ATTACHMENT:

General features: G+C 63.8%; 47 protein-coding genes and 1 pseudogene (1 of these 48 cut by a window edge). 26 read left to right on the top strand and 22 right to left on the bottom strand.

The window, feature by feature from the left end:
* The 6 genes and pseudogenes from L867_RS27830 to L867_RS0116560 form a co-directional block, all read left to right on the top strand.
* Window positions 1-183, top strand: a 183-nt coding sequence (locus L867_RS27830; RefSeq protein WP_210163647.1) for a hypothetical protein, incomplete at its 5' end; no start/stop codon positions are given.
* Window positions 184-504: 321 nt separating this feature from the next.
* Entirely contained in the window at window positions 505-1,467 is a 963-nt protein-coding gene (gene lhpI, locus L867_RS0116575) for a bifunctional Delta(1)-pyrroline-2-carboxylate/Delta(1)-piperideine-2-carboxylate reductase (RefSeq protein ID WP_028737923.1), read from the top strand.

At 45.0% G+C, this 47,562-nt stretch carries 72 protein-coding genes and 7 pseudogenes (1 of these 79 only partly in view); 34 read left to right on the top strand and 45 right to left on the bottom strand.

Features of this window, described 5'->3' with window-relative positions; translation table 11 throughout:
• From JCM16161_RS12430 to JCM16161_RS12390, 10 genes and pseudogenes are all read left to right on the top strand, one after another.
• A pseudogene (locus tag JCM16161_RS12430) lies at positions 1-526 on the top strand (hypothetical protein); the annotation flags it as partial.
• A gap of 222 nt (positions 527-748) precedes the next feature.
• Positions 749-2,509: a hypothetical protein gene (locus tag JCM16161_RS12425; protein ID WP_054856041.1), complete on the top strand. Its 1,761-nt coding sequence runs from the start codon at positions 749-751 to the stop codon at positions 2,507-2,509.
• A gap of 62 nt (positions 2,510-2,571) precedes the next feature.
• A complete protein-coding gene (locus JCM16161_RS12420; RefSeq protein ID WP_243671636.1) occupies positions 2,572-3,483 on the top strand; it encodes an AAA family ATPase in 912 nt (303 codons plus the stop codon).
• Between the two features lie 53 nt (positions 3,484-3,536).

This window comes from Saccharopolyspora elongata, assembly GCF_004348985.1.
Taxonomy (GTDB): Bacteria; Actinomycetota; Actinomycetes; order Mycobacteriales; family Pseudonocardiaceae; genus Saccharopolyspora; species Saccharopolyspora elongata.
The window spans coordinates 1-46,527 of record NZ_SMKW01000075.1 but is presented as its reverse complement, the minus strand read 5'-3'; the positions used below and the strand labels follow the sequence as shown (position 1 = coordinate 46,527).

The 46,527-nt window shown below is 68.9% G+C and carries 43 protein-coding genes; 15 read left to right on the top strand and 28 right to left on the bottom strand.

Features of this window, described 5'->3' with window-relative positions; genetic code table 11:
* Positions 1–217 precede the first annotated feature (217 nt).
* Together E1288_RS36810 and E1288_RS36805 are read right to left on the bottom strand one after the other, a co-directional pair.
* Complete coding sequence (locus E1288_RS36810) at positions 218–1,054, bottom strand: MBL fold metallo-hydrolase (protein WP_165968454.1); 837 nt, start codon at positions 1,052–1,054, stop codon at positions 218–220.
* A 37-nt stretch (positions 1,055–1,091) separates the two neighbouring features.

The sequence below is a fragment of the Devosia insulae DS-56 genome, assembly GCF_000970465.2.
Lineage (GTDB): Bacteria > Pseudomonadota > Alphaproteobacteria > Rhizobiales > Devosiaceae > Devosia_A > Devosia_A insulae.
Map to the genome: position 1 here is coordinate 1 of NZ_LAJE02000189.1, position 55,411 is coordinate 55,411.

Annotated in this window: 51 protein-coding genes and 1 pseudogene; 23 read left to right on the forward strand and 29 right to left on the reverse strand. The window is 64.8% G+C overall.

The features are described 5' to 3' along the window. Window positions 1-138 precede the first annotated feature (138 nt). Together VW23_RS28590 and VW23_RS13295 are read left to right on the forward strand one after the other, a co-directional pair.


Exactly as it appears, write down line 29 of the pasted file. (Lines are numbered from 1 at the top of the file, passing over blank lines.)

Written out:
The features are described 5' to 3' along the window. Window positions 1-138 precede the first annotated feature (138 nt). Together VW23_RS28590 and VW23_RS13295 are read left to right on the forward strand one after the other, a co-directional pair.